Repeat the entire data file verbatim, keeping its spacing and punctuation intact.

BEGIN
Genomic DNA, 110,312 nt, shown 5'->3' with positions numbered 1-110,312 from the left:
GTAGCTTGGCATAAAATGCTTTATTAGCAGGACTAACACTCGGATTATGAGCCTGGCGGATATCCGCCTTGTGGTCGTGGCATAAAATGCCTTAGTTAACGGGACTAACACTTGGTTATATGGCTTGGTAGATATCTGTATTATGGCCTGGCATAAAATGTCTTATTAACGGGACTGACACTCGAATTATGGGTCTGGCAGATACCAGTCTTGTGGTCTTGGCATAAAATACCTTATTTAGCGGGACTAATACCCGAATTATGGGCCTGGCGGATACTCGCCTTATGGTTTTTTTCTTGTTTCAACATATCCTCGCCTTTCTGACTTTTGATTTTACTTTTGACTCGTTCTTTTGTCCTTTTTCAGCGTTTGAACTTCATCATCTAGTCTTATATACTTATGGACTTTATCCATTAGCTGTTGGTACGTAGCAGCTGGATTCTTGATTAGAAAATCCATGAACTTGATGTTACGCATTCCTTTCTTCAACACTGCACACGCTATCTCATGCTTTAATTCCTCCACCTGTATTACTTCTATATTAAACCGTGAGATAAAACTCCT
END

Genomic DNA, 110,312 nt, shown 5'->3' with positions numbered 1-110,312 from the left:
GTAGCTTGGCATAAAATGCTTTATTAGCAGGACTAACACTCGGATTATGAGCCTGGCGGATATCCGCCTTGTGGTCGTGGCATAAAATGCCTTAGTTAACGGGACTAACACTTGGTTATATGGCTTGGTAGATATCTGTATTATGGCCTGGCATAAAATGTCTTATTAACGGGACTGACACTCGAATTATGGGTCTGGCAGATACCAGTCTTGTGGTCTTGGCATAAAATACCTTATTTAGCGGGACTAATACCCGAATTATGGGCCTGGCGGATACTCGCCTTATGGTTTTTTTCTTGTTTCAACATATCCTCGCCTTTCTGACTTTTGATTTTACTTTTGACTCGTTCTTTTGTCCTTTTTCAGCGTTTGAACTTCATCATCTAGTCTTATATACTTATGGACTTTATCCATTAGCTGTTGGTACGTAGCAGCTGGATTCTTGATTAGAAAATCCATGAACTTGATGTTACGCATTCCTTTCTTCAACACTGCACACGCTATCTCATGCTTTAATTCCTCCACCTGTATTACTTCTATATTAAACCGTGAGATAAAACTCCT